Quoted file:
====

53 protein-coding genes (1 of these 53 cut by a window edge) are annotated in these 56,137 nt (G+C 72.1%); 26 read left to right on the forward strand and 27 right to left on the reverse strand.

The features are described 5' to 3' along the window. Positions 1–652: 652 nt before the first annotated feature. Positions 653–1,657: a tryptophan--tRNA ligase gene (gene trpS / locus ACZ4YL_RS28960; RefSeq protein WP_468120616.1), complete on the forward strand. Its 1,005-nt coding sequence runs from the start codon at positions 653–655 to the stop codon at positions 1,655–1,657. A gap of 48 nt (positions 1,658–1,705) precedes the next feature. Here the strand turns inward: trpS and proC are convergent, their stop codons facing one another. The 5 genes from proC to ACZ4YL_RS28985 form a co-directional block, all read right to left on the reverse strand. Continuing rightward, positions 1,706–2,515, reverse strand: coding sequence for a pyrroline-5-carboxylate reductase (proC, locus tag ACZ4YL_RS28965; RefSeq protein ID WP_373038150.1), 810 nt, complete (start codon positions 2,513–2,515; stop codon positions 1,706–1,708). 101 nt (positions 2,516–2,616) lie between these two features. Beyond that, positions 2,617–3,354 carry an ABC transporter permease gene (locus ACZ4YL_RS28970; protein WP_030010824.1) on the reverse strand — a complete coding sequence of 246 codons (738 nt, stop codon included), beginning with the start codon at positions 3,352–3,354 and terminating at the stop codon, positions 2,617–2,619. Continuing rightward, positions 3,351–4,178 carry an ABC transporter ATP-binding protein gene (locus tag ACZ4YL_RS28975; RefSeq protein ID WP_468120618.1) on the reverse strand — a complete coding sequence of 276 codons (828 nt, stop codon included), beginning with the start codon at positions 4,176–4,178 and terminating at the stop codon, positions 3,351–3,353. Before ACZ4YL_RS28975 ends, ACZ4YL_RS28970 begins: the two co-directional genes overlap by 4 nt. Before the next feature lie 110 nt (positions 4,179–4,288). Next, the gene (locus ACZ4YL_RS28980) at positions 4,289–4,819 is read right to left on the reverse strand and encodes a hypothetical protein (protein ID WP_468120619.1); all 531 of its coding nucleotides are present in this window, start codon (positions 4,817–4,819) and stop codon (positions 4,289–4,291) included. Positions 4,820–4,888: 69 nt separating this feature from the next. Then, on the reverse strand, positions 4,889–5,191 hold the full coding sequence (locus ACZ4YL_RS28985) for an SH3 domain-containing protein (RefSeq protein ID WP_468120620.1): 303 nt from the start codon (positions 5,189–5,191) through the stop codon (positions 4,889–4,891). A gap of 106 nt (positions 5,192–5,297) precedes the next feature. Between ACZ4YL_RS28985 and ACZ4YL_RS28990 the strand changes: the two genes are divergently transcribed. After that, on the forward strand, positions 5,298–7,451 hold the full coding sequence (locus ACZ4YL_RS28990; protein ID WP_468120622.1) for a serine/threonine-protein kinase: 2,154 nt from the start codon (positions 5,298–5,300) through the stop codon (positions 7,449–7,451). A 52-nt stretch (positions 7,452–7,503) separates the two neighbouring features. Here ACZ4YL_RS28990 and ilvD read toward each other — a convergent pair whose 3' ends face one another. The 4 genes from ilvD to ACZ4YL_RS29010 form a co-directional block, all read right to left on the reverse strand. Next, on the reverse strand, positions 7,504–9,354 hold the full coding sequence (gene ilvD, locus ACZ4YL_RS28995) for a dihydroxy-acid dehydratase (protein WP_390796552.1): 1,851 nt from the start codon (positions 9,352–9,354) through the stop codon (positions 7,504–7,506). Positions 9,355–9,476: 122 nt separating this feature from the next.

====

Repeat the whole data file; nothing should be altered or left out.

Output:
53 protein-coding genes (1 of these 53 cut by a window edge) are annotated in these 56,137 nt (G+C 72.1%); 26 read left to right on the forward strand and 27 right to left on the reverse strand.

The features are described 5' to 3' along the window. Positions 1–652: 652 nt before the first annotated feature. Positions 653–1,657: a tryptophan--tRNA ligase gene (gene trpS / locus ACZ4YL_RS28960; RefSeq protein WP_468120616.1), complete on the forward strand. Its 1,005-nt coding sequence runs from the start codon at positions 653–655 to the stop codon at positions 1,655–1,657. A gap of 48 nt (positions 1,658–1,705) precedes the next feature. Here the strand turns inward: trpS and proC are convergent, their stop codons facing one another. The 5 genes from proC to ACZ4YL_RS28985 form a co-directional block, all read right to left on the reverse strand. Continuing rightward, positions 1,706–2,515, reverse strand: coding sequence for a pyrroline-5-carboxylate reductase (proC, locus tag ACZ4YL_RS28965; RefSeq protein ID WP_373038150.1), 810 nt, complete (start codon positions 2,513–2,515; stop codon positions 1,706–1,708). 101 nt (positions 2,516–2,616) lie between these two features. Beyond that, positions 2,617–3,354 carry an ABC transporter permease gene (locus ACZ4YL_RS28970; protein WP_030010824.1) on the reverse strand — a complete coding sequence of 246 codons (738 nt, stop codon included), beginning with the start codon at positions 3,352–3,354 and terminating at the stop codon, positions 2,617–2,619. Continuing rightward, positions 3,351–4,178 carry an ABC transporter ATP-binding protein gene (locus tag ACZ4YL_RS28975; RefSeq protein ID WP_468120618.1) on the reverse strand — a complete coding sequence of 276 codons (828 nt, stop codon included), beginning with the start codon at positions 4,176–4,178 and terminating at the stop codon, positions 3,351–3,353. Before ACZ4YL_RS28975 ends, ACZ4YL_RS28970 begins: the two co-directional genes overlap by 4 nt. Before the next feature lie 110 nt (positions 4,179–4,288). Next, the gene (locus ACZ4YL_RS28980) at positions 4,289–4,819 is read right to left on the reverse strand and encodes a hypothetical protein (protein ID WP_468120619.1); all 531 of its coding nucleotides are present in this window, start codon (positions 4,817–4,819) and stop codon (positions 4,289–4,291) included. Positions 4,820–4,888: 69 nt separating this feature from the next. Then, on the reverse strand, positions 4,889–5,191 hold the full coding sequence (locus ACZ4YL_RS28985) for an SH3 domain-containing protein (RefSeq protein ID WP_468120620.1): 303 nt from the start codon (positions 5,189–5,191) through the stop codon (positions 4,889–4,891). A gap of 106 nt (positions 5,192–5,297) precedes the next feature. Between ACZ4YL_RS28985 and ACZ4YL_RS28990 the strand changes: the two genes are divergently transcribed. After that, on the forward strand, positions 5,298–7,451 hold the full coding sequence (locus ACZ4YL_RS28990; protein ID WP_468120622.1) for a serine/threonine-protein kinase: 2,154 nt from the start codon (positions 5,298–5,300) through the stop codon (positions 7,449–7,451). A 52-nt stretch (positions 7,452–7,503) separates the two neighbouring features. Here ACZ4YL_RS28990 and ilvD read toward each other — a convergent pair whose 3' ends face one another. The 4 genes from ilvD to ACZ4YL_RS29010 form a co-directional block, all read right to left on the reverse strand. Next, on the reverse strand, positions 7,504–9,354 hold the full coding sequence (gene ilvD, locus ACZ4YL_RS28995) for a dihydroxy-acid dehydratase (protein WP_390796552.1): 1,851 nt from the start codon (positions 9,352–9,354) through the stop codon (positions 7,504–7,506). Positions 9,355–9,476: 122 nt separating this feature from the next.